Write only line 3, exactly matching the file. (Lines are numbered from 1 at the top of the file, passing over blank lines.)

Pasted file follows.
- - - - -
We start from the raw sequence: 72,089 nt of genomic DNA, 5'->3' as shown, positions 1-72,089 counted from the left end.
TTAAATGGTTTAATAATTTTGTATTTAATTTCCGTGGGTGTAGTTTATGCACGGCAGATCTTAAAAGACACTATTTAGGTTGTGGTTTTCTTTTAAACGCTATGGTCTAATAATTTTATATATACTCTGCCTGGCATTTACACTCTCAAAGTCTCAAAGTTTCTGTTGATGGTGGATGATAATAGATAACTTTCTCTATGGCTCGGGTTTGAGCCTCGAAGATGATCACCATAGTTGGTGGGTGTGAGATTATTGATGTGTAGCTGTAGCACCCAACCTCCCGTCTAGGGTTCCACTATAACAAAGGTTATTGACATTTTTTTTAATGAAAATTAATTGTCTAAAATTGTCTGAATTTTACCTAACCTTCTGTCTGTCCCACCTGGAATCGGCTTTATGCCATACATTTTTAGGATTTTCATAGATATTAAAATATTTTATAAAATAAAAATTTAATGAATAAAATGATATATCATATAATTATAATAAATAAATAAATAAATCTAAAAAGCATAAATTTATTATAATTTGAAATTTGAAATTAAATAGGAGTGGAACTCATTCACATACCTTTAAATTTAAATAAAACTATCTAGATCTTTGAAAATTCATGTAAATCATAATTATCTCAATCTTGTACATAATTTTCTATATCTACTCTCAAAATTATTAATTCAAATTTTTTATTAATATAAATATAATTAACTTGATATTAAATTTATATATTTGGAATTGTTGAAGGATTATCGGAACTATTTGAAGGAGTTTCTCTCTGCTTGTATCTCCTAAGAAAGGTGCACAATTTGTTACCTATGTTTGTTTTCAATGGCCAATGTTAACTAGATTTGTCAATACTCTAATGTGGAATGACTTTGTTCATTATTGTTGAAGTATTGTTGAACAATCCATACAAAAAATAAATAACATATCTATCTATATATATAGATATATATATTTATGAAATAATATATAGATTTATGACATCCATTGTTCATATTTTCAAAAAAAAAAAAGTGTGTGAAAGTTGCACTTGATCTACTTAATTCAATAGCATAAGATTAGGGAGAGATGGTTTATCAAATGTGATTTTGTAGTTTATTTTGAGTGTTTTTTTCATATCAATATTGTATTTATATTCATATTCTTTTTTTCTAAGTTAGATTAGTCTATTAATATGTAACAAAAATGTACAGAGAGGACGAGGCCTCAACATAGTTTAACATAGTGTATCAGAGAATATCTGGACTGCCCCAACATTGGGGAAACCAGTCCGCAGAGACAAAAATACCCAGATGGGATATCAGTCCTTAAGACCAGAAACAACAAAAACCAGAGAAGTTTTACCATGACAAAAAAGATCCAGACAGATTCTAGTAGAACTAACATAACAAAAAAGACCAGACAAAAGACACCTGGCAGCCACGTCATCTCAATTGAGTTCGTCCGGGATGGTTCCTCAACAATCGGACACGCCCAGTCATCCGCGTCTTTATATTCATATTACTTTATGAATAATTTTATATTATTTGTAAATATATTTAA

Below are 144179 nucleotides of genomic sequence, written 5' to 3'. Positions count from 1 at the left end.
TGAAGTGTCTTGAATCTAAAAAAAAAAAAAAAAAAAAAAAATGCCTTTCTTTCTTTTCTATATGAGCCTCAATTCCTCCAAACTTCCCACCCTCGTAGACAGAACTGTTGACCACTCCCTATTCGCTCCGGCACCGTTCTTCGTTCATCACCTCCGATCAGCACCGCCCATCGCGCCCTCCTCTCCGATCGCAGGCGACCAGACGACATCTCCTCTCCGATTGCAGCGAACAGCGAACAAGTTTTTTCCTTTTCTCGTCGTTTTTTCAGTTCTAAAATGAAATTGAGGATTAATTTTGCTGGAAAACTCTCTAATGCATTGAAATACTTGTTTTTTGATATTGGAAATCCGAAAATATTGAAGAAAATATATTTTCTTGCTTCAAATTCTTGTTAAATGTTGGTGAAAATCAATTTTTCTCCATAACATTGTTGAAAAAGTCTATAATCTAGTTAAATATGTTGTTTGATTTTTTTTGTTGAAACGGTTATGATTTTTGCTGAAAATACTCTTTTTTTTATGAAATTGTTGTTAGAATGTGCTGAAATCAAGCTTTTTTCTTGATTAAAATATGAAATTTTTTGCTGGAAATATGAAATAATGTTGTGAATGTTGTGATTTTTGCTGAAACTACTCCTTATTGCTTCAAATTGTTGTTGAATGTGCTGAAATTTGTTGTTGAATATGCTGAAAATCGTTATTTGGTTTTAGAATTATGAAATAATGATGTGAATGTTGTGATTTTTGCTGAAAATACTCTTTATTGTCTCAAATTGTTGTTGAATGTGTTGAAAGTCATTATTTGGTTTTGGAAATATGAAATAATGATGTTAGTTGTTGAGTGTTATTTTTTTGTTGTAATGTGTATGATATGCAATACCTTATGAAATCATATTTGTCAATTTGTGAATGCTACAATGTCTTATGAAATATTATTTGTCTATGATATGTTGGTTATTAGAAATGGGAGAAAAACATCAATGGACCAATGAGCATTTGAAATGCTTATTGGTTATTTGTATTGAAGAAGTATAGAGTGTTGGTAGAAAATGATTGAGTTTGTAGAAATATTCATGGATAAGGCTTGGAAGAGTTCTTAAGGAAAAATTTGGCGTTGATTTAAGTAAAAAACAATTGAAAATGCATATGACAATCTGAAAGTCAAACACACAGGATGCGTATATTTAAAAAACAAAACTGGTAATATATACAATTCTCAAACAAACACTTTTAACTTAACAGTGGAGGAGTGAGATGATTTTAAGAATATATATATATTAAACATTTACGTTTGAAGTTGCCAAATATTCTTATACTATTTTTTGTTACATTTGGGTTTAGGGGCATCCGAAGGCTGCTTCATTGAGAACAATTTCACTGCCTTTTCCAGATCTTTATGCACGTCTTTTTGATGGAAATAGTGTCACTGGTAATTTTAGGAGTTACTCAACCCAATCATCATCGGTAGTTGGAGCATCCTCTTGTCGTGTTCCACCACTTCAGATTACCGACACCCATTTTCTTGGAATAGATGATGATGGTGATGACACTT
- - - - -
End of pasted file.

Below are 144179 nucleotides of genomic sequence, written 5' to 3'. Positions count from 1 at the left end.